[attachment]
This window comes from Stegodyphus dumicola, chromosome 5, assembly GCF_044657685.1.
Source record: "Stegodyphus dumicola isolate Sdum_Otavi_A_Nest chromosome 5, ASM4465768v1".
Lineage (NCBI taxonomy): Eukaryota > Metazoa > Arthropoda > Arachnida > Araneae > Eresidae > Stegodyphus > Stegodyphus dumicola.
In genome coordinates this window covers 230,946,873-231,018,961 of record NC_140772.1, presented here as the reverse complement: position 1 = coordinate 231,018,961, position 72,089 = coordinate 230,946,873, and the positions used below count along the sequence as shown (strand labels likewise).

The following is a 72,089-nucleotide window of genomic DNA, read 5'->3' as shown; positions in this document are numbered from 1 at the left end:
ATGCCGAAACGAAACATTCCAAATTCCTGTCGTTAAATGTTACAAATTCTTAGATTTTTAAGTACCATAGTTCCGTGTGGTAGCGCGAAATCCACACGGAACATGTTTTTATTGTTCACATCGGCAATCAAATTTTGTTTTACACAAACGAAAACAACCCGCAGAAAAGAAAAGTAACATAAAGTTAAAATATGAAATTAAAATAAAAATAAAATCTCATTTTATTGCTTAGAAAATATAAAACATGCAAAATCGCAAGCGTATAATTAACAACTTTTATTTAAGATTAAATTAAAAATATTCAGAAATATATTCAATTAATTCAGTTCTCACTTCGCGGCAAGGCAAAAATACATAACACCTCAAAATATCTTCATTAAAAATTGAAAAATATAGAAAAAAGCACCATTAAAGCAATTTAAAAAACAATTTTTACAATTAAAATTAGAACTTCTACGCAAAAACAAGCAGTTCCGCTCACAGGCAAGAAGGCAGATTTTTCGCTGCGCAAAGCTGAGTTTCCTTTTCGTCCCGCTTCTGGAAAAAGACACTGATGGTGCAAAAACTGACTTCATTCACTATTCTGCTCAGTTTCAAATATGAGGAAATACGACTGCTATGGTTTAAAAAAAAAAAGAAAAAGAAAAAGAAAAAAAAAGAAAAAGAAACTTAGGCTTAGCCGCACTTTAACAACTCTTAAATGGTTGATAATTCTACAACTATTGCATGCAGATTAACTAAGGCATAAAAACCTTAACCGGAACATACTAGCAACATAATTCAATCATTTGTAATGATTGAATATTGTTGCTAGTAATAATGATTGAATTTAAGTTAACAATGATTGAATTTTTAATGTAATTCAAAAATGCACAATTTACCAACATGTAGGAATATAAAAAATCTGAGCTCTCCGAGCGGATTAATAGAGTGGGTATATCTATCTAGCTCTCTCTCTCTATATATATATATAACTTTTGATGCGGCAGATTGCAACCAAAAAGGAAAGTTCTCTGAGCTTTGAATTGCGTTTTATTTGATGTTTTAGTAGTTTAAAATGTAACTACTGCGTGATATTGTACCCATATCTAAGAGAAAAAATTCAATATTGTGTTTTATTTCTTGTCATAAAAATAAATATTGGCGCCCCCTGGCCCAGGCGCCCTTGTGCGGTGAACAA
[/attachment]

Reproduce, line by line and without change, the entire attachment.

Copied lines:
This window comes from Stegodyphus dumicola, chromosome 5, assembly GCF_044657685.1.
Source record: "Stegodyphus dumicola isolate Sdum_Otavi_A_Nest chromosome 5, ASM4465768v1".
Lineage (NCBI taxonomy): Eukaryota > Metazoa > Arthropoda > Arachnida > Araneae > Eresidae > Stegodyphus > Stegodyphus dumicola.
In genome coordinates this window covers 230,946,873-231,018,961 of record NC_140772.1, presented here as the reverse complement: position 1 = coordinate 231,018,961, position 72,089 = coordinate 230,946,873, and the positions used below count along the sequence as shown (strand labels likewise).

The following is a 72,089-nucleotide window of genomic DNA, read 5'->3' as shown; positions in this document are numbered from 1 at the left end:
ATGCCGAAACGAAACATTCCAAATTCCTGTCGTTAAATGTTACAAATTCTTAGATTTTTAAGTACCATAGTTCCGTGTGGTAGCGCGAAATCCACACGGAACATGTTTTTATTGTTCACATCGGCAATCAAATTTTGTTTTACACAAACGAAAACAACCCGCAGAAAAGAAAAGTAACATAAAGTTAAAATATGAAATTAAAATAAAAATAAAATCTCATTTTATTGCTTAGAAAATATAAAACATGCAAAATCGCAAGCGTATAATTAACAACTTTTATTTAAGATTAAATTAAAAATATTCAGAAATATATTCAATTAATTCAGTTCTCACTTCGCGGCAAGGCAAAAATACATAACACCTCAAAATATCTTCATTAAAAATTGAAAAATATAGAAAAAAGCACCATTAAAGCAATTTAAAAAACAATTTTTACAATTAAAATTAGAACTTCTACGCAAAAACAAGCAGTTCCGCTCACAGGCAAGAAGGCAGATTTTTCGCTGCGCAAAGCTGAGTTTCCTTTTCGTCCCGCTTCTGGAAAAAGACACTGATGGTGCAAAAACTGACTTCATTCACTATTCTGCTCAGTTTCAAATATGAGGAAATACGACTGCTATGGTTTAAAAAAAAAAAGAAAAAGAAAAAGAAAAAAAAAGAAAAAGAAACTTAGGCTTAGCCGCACTTTAACAACTCTTAAATGGTTGATAATTCTACAACTATTGCATGCAGATTAACTAAGGCATAAAAACCTTAACCGGAACATACTAGCAACATAATTCAATCATTTGTAATGATTGAATATTGTTGCTAGTAATAATGATTGAATTTAAGTTAACAATGATTGAATTTTTAATGTAATTCAAAAATGCACAATTTACCAACATGTAGGAATATAAAAAATCTGAGCTCTCCGAGCGGATTAATAGAGTGGGTATATCTATCTAGCTCTCTCTCTCTATATATATATATAACTTTTGATGCGGCAGATTGCAACCAAAAAGGAAAGTTCTCTGAGCTTTGAATTGCGTTTTATTTGATGTTTTAGTAGTTTAAAATGTAACTACTGCGTGATATTGTACCCATATCTAAGAGAAAAAATTCAATATTGTGTTTTATTTCTTGTCATAAAAATAAATATTGGCGCCCCCTGGCCCAGGCGCCCTTGTGCGGTGAACAA